To sate the ‘be flexible’ desire of most developers, this library provides mixins, which works well with your existing classes.
Anyone care to tell how to try it out?To use this library, first follow the steps you usually follow for any Django library.
Install using pip.
pip install drf-problemsAdd ‘drf_problems’ to your INSTALLED_APPS setting in your project’s settings.
This library also requires replacing the DRF exception handler with its own implementation.
In your settings.
py, update:To use the problem description url, you need to update your urls.
py to include the urlpatterns of this library too:With this much work, the library would work with the existing DRF exceptions and your custom ones.
For the problem detail, it uses:type — URI made from either code or default_code attribute of exception.
title — either title or default_detail attribute of exception.
description (used in error documentation) — uses description attribute of exception.
To use the error documentation with custom exceptions, these need to be registered so that its code can be inferred.
Here’s a way to register your exception with a decorator:Now with this done and using the ‘invalid_version’ code for the error documentation endpoint, its description and status code can be obtained.
To use these kinds of exceptions with DRF permissions, you would first need to ensure that the corresponding view inherits from the provided drf_problems.
AllowPermissionWithExceptionViewMixin mixin, like below:In the example above, a working permission is used which this library provides.
MinimumVersionRequiredPermission takes in minimum API version as initialisation argument and checks that the request version is more than or equal to this minimum version.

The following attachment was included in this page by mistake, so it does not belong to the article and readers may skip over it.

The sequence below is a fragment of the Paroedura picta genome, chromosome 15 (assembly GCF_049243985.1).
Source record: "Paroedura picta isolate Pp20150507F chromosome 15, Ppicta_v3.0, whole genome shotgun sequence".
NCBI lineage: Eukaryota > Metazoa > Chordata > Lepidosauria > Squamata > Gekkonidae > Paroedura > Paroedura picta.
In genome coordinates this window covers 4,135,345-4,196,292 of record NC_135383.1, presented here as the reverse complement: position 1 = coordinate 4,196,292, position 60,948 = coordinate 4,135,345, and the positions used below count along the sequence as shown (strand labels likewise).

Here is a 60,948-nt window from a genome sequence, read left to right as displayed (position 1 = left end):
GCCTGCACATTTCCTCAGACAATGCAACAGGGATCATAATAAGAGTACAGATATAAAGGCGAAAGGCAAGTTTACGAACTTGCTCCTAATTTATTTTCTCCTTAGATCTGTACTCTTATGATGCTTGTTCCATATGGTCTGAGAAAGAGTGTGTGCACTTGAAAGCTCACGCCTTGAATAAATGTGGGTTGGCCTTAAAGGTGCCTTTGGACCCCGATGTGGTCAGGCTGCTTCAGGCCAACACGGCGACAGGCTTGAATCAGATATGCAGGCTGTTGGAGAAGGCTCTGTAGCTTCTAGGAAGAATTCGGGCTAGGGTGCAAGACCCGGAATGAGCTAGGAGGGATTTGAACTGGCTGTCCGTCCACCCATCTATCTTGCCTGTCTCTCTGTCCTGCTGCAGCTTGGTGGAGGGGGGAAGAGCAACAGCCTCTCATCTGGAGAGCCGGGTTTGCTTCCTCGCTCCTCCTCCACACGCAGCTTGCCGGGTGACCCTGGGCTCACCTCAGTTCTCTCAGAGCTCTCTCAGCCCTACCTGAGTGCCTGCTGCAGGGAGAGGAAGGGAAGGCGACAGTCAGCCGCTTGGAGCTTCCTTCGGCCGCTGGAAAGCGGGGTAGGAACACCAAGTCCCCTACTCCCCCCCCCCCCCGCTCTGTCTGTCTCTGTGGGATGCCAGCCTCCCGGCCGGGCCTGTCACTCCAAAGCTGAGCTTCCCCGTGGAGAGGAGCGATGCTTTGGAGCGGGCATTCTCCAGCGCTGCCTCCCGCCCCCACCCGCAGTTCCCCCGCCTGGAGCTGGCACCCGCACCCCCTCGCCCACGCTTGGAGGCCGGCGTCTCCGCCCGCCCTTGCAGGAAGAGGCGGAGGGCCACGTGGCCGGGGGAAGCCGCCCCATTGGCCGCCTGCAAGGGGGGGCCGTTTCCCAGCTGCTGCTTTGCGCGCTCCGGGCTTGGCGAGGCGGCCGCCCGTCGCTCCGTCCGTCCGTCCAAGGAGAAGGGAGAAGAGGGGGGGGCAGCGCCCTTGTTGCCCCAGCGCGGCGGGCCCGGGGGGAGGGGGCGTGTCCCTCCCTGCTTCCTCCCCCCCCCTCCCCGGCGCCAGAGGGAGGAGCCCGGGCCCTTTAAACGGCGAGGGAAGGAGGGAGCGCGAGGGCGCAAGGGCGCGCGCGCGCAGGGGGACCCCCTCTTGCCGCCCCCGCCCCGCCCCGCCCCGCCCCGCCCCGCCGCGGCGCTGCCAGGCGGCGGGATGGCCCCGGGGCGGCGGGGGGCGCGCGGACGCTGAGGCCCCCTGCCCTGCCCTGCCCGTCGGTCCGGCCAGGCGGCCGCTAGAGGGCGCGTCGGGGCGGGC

If not, then drf_problems.
DeprecatedVersionUsedException is raised.
Finally, for the permissions, use either drf_problems.
ProblemPermissionMixin mixin class with your existing permissions, or extend directly from drf_problems.
The exception instance to raise is used from the exception attribute defined on the permission or created from the class in exception_class attribute defined on the permission.
Here’s a sample permissions class:What if it blows up my application?While I’ve released V1.
0, I cannot take guarantee of any bugs which may result in your application after including this library.
Just open up an issue here, and we can figure out what can be done to solve it.
I appreciate all contributions — whether raising an issue, giving ideas for enhancement, opening a pull request or just discussing another IETF document! :DDidn’t quite catch your name yetWell, sorry about introducing myself so late.
I’m Shivansh Saini, an undergrad student of CSE in IIT (BHU), Varanasi.
I’ve had some experience in developing and deploying web applications, whether it be on Dynos, App Engine, EC2 or Kubernetes architecture with Ingress.
Besides the obvious backend development, I’ve done frontend projects like a PWA using Vue.
JS and android apps.
It’s my first time writing a technical blog, so I’d love to hear any criticisms you have for me on anything I can improve on or did well.
Signing off, TheFaker.. More details